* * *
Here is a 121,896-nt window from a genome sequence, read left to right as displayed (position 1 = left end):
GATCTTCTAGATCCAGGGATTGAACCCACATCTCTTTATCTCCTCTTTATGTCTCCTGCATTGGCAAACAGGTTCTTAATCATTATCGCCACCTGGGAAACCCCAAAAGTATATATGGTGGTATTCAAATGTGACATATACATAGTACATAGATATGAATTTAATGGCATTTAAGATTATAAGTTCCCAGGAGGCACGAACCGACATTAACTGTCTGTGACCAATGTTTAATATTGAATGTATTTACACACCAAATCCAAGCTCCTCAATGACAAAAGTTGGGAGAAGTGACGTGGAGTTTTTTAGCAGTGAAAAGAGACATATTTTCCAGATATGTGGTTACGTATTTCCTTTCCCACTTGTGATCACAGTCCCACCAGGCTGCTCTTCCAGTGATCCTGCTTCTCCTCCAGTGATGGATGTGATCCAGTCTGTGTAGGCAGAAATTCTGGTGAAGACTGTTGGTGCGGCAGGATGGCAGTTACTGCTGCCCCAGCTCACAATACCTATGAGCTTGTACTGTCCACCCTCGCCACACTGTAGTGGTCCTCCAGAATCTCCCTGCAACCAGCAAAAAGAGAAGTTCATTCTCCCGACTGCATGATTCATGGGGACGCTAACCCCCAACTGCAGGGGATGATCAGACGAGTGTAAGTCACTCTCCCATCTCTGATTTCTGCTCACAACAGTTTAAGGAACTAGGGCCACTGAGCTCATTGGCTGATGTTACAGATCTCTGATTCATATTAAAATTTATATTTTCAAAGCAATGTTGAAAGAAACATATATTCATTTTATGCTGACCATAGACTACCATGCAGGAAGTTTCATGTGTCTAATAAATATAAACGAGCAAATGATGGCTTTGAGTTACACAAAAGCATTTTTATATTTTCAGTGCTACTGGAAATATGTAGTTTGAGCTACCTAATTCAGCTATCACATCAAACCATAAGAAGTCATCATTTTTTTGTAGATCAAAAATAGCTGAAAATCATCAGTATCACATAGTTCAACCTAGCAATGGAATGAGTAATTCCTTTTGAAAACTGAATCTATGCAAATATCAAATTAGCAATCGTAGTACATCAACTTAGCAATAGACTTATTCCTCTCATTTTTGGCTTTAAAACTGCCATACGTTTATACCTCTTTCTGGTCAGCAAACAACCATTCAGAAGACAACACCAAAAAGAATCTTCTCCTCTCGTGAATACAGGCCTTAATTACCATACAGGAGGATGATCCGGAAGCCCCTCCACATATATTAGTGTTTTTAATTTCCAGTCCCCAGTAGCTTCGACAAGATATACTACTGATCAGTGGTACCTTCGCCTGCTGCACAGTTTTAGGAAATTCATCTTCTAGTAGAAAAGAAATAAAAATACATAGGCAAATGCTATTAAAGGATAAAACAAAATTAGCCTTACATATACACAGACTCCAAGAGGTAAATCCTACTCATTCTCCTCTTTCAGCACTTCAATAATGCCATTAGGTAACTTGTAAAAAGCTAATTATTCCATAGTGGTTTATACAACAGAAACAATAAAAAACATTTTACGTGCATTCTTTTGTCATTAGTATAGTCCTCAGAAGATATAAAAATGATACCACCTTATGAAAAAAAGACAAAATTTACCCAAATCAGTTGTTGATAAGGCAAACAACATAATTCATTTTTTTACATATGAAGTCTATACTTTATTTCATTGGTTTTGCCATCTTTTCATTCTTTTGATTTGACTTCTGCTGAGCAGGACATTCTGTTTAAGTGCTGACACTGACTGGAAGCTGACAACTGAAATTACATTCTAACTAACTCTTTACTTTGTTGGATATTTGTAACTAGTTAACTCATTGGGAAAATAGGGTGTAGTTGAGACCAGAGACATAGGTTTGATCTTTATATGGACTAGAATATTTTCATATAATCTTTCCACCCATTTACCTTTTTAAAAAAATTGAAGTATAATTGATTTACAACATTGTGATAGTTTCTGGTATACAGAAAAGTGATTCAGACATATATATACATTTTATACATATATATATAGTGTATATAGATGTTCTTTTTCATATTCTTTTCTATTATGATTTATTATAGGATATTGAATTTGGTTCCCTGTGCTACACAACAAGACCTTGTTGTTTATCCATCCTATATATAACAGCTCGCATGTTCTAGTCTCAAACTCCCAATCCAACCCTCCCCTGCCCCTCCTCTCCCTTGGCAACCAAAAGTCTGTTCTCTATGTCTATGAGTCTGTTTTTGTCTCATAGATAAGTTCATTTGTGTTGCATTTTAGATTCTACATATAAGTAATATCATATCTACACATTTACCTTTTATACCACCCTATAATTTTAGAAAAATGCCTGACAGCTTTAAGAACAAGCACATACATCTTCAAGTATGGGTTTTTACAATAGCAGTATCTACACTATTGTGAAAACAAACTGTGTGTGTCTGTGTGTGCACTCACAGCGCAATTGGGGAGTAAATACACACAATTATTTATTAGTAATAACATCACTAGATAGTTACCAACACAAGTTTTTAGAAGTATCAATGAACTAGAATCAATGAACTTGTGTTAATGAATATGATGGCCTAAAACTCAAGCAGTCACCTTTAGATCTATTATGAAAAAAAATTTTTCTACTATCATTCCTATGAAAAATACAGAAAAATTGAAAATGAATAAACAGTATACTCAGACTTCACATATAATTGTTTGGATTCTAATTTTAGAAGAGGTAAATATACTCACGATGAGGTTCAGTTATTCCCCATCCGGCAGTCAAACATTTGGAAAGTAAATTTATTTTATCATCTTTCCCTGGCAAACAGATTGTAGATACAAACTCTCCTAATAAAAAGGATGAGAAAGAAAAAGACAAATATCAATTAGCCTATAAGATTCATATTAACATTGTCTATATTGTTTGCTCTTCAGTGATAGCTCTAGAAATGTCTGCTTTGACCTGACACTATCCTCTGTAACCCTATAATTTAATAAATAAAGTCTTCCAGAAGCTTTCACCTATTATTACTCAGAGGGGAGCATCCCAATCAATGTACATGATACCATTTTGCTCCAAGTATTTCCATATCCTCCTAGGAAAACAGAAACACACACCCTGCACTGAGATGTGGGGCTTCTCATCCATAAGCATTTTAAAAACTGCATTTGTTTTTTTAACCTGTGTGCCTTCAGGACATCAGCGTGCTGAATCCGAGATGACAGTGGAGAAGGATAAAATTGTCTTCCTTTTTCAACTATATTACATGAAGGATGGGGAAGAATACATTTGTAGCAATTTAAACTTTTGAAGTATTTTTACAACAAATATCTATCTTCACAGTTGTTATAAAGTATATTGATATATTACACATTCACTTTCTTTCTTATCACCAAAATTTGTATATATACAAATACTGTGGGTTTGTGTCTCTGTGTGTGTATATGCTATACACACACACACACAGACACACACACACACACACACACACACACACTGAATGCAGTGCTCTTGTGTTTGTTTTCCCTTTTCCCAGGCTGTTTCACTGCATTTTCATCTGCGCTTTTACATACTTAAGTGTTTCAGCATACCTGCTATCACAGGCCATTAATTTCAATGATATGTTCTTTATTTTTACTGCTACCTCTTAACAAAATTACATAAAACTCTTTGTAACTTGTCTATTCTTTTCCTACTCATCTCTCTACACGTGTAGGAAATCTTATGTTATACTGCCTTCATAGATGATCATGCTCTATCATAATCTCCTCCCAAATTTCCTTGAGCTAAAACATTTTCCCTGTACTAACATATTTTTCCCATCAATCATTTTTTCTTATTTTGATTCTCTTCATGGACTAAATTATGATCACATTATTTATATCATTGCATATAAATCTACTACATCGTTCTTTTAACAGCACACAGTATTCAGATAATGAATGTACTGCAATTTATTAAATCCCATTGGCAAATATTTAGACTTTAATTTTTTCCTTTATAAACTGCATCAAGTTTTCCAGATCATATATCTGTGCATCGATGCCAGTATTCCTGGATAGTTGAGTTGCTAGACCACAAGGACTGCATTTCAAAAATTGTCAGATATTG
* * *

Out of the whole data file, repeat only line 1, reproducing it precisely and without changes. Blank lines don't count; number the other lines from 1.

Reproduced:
Here is a 121,896-nt window from a genome sequence, read left to right as displayed (position 1 = left end):